Ghostly tales told for a good cause


By Marilyn Delk


Way back in the early 2000s, my husband and I visited the quite delightful southernmost spot in the United States—Key West. Among the many memorable experiences we enjoyed there was our first Ghost Walk, led by a marvelous actress who brought to vivid life the characters and tales she shared. I decided almost immediately that Darke County Center for the Arts could use a Ghost Walk not only as a vehicle for local citizens to fulfill their theatrical aspirations while sharing local historical lore in a fun setting, but also to raise funds supporting the arts. However, I didn’t know where to find the ghostly tales needed to create such an event.

At about the same time, Keith Rawlins, newly appointed Artistic Director for Darke County Center for the Arts, experienced a similar ghostly tour inspiring his desire to present a Ghost Walk in this community, but he also lacked knowledge of the stories necessary to make the desire become a reality. And then, Arcanum-area resident Rita Arnold published her first book enticingly revealing tales of the unknown and unexplained, Ghosts of Darke County. Voila! Here lived the stories needed to bring dreams of a local Ghost Walk to fruition.

After Rita generously gave permission to DCCA for use of her material, the stories to be used in a Downtown Ghost Walk were chosen. Next, Keith and I tentatively addressed the call for actors to volunteer as tour guides or characters in the eerie narratives as participants moved among the haunted sites. The ensuing enthusiastically positive response removed any doubts about the willingness of local aspiring thespians to participate in our fledgling plan.

As plans for the initial Ghost Walk moved ahead, the only thing remaining to worry about was—would anybody attend? (Well, we also worried about the weather, remembering our lines, and a few other things, but the main concern was attendance.) And yes, many anybodies did come out to our fledgling event, and have continued to do so as the Ghost Walk has evolved and expanded through the years while reliably bringing Halloween fun to benefit Darke County Center for the Arts. Among the changes, the Downtown Ghost Walk (on October 28) is no longer led from site to site by tour guides; instead ticket-buyers are given a map directing them to the sites where actors will share their amazing stories. Also, additional stories from a variety of sources have been added.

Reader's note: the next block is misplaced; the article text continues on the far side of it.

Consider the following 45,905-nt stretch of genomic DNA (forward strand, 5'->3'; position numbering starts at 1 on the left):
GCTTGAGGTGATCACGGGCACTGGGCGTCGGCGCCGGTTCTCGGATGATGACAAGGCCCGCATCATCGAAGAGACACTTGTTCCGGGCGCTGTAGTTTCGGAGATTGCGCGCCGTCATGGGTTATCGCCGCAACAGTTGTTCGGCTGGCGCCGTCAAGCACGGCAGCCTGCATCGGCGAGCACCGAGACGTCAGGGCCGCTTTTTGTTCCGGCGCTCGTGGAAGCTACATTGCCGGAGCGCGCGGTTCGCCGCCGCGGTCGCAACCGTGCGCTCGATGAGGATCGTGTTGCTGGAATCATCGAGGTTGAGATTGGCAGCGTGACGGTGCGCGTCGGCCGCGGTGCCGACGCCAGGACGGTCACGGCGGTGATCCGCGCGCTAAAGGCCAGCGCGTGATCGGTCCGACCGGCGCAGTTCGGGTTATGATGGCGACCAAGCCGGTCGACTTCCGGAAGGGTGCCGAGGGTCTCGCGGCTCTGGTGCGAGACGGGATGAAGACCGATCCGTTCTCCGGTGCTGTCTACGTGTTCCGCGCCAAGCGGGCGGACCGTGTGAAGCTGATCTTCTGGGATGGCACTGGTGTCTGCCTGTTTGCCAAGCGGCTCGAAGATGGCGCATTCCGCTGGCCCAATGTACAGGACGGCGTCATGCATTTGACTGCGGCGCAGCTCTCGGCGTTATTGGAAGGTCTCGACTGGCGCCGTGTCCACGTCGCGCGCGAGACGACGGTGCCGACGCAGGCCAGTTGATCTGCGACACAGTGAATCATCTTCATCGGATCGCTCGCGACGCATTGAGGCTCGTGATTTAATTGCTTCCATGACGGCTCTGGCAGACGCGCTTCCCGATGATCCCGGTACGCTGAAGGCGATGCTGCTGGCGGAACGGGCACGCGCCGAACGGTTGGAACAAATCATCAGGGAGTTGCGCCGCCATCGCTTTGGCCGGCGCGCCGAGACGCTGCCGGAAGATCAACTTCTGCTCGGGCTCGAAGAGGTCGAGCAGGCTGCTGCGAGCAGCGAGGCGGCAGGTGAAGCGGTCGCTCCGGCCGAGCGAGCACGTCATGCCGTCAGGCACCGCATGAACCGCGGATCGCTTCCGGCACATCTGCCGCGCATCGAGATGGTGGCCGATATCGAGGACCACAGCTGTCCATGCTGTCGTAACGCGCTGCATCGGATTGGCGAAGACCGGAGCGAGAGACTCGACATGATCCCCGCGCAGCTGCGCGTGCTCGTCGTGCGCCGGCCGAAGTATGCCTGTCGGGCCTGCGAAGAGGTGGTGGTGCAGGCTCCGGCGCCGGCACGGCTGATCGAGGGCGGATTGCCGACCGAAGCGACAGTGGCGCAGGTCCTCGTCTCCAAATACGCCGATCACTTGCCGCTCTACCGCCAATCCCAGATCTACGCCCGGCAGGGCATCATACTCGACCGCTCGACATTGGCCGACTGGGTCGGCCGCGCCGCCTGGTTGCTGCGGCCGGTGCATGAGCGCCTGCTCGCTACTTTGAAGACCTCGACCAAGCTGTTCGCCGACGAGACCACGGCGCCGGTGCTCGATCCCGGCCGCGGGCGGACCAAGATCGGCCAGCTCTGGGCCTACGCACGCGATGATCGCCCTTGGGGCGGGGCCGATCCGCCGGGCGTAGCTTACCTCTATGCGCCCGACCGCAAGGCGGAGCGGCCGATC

When the Ghost Walk moves to Greenville Union Cemetery on October 29 and 30, ticket-buyers will be led by tour guides to help navigate the wide-ranging path as they travel from grave to grave throughout that hallowed ground while learning about some of our community’s most renowned and/or notorious citizens. Among those who have participated since the beginning are Tim Nealeigh, Michael Bitner, and me; we will serve as those guides leading Cemetery Ghost Walk participants from one uncanny story to the next. Tim’s wife, Katheleen and my husband Larry Delk are also original cast members, and will serve as story-tellers at the cemetery.

Several first-time actors are volunteering this year to share the sometimes spine-chilling, always astounding tales, along with veteran participants of varying tenures; in addition to the afore-mentioned actors, Charlie Pope, Tiffany Pope, and CeCelia Rice are in the cast for the Downtown Ghost Walk. Additional actors at the cemetery are Melissa Clark, Ann Gibson, Kent Holmes, Adam Patton, Cate Patton, Adam Pohl, Isabelle Sommer, and Chastity Westfall.

Tickets for the Downtown Ghost Walk and the Cemetery Ghost Walk cost $10 each; advance tickets for the Cemetery Walk are available on-line at and by contacting DCCA at 937-547-0908 as well as at Greenville Public Library. Tickets to the Cemetery Ghost Walk may also be purchased immediately prior to the event at the entrance to Greenville Union Cemetery. Tickets for the downtown walk are also available at Readmore’s Hallmark in downtown Greenville and at Henry St. Clair Memorial Hall the night of the event from 5:30 till 7 p.m.; storytellers will spin their tales at 15-minute intervals from 6 p.m. through 8:45 p.m.

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